November 2, 2015
Responding to Anger
Maybe it's just a brief irritation. Maybe it's seething resentment. It could become screaming rage, or stony rejection. Often we feel the desire to punish the person who has angered us, even if only in a small way. Return the insult. Refuse to help. Start an argument. Get revenge.
But when we get back at others for the various ways we think they have wronged us, is the situation really better? Often, the feeling of anger or hurt remains. And now the other person also feels angry, resentful, wounded. The negativity multiplies.
Sending a gift addresses a particular instance of anger. However, relationships often get stuck in patterns that need to be addressed with a different kind of gift. Most of the time, people who cause us to suffer do so out of their own pain and insecurity. If we understand that, we can begin to give them what they need to feel calm and safe. Sometimes it is simply a matter of paying attention to them and giving them our sincere understanding.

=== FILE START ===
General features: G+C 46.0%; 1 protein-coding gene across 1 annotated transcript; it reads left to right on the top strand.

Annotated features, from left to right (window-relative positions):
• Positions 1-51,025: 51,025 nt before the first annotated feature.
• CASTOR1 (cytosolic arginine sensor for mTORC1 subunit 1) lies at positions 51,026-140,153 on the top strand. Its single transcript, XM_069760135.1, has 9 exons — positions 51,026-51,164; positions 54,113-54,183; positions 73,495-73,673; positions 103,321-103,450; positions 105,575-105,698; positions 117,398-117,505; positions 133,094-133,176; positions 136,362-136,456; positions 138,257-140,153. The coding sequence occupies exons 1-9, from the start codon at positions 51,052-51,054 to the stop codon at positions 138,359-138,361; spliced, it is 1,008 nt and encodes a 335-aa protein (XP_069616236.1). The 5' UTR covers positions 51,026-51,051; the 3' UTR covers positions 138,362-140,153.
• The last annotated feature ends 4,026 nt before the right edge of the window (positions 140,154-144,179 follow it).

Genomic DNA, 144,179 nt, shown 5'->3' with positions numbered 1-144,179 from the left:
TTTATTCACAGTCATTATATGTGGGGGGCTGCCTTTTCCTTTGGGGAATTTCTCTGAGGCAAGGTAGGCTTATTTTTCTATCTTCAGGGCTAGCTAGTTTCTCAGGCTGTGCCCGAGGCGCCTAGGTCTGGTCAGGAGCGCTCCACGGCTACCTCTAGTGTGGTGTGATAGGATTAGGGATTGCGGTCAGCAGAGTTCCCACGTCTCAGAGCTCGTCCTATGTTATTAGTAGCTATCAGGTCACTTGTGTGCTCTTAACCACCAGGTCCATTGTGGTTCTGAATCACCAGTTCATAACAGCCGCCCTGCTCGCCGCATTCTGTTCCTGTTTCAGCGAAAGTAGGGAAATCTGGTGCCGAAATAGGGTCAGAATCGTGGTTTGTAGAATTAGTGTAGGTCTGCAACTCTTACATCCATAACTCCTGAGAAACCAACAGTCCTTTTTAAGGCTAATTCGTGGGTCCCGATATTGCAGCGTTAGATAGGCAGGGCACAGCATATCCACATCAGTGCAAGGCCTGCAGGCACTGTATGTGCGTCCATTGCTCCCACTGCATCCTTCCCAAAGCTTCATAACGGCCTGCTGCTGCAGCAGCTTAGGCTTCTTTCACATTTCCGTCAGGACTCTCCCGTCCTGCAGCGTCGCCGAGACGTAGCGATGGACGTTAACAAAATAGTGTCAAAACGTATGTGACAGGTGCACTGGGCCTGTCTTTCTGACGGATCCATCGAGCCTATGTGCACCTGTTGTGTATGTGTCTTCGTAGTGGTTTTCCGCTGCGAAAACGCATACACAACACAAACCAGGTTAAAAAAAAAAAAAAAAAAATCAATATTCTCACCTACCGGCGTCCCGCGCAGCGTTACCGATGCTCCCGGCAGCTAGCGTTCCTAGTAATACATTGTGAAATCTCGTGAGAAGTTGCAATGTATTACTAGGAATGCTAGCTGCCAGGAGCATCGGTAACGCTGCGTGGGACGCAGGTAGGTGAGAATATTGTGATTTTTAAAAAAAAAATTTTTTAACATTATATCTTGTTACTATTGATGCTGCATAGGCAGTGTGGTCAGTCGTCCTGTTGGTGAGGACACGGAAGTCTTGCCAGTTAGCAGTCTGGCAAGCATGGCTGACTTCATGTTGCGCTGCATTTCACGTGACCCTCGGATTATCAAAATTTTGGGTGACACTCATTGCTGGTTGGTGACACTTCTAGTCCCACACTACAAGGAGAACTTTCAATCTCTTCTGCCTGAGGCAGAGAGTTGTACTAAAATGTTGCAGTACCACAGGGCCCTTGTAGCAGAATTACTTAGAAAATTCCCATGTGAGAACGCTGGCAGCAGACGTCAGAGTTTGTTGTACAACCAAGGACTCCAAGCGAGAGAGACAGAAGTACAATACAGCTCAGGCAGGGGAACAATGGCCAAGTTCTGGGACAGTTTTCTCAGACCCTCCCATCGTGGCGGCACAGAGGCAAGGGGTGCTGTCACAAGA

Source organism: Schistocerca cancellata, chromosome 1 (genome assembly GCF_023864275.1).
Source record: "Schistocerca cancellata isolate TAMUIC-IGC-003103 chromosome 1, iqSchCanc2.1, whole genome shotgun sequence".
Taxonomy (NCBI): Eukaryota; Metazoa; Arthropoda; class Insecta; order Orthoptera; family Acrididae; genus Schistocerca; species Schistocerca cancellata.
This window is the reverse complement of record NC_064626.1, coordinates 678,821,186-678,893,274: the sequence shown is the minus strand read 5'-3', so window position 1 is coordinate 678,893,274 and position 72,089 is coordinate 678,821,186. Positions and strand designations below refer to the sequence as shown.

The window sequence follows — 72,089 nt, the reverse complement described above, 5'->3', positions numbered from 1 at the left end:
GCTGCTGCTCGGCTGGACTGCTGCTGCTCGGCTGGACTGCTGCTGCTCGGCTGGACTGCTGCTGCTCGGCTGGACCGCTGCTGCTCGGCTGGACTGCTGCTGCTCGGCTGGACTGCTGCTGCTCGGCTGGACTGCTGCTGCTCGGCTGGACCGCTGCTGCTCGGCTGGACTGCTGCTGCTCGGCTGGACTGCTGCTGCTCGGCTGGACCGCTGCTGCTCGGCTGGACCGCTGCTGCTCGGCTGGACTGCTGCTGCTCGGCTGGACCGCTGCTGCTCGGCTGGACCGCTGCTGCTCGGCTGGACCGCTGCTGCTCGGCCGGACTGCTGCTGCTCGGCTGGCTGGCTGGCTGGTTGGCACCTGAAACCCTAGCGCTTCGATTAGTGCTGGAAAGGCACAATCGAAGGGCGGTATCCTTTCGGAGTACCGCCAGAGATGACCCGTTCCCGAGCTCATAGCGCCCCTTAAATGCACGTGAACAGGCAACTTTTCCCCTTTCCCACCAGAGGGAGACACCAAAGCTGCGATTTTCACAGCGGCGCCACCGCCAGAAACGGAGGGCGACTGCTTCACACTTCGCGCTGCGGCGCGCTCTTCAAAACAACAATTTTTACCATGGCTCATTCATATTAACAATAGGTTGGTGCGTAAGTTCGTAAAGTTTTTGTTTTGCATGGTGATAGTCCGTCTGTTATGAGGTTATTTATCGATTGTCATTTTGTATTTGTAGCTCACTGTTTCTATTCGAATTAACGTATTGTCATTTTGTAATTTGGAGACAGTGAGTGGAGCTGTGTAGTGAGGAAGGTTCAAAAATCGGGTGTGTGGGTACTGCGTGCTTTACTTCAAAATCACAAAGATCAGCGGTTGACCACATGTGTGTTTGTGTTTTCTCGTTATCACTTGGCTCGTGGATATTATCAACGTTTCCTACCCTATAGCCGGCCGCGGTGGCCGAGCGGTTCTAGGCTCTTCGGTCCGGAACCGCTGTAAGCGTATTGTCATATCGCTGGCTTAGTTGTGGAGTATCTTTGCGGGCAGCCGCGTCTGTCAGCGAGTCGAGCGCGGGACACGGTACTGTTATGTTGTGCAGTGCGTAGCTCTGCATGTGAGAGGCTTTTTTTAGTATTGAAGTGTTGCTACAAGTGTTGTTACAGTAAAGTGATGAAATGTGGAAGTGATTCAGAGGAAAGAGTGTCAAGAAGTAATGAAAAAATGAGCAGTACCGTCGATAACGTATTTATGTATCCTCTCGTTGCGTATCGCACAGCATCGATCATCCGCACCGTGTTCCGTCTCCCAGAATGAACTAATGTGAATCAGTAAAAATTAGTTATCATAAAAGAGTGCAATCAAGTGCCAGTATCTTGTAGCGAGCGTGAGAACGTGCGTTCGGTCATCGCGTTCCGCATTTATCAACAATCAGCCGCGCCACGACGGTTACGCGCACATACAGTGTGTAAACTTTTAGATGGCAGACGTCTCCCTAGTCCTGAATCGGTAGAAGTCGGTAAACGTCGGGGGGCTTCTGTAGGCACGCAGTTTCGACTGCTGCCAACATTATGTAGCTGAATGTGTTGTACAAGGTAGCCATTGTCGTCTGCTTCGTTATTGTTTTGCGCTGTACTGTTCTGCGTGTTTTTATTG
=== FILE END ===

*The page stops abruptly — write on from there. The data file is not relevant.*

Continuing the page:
Much of the pain and anger that arises in close relationships comes from a sense of being neglected, ignored, and misunderstood. If we let go of our own defenses, focus on the other person, and allow ourselves to see what the underlying need is, things will start to change.
When we gain real insight into another's heart, it can be surprisingly easy to do what is needed to ease the pain. Our interactions will become more positive, and the relationship will become more stable. Both people will feel a sense of relief. As we grow calmer together, we will be less likely to react with anger, and more inclined to respond with love.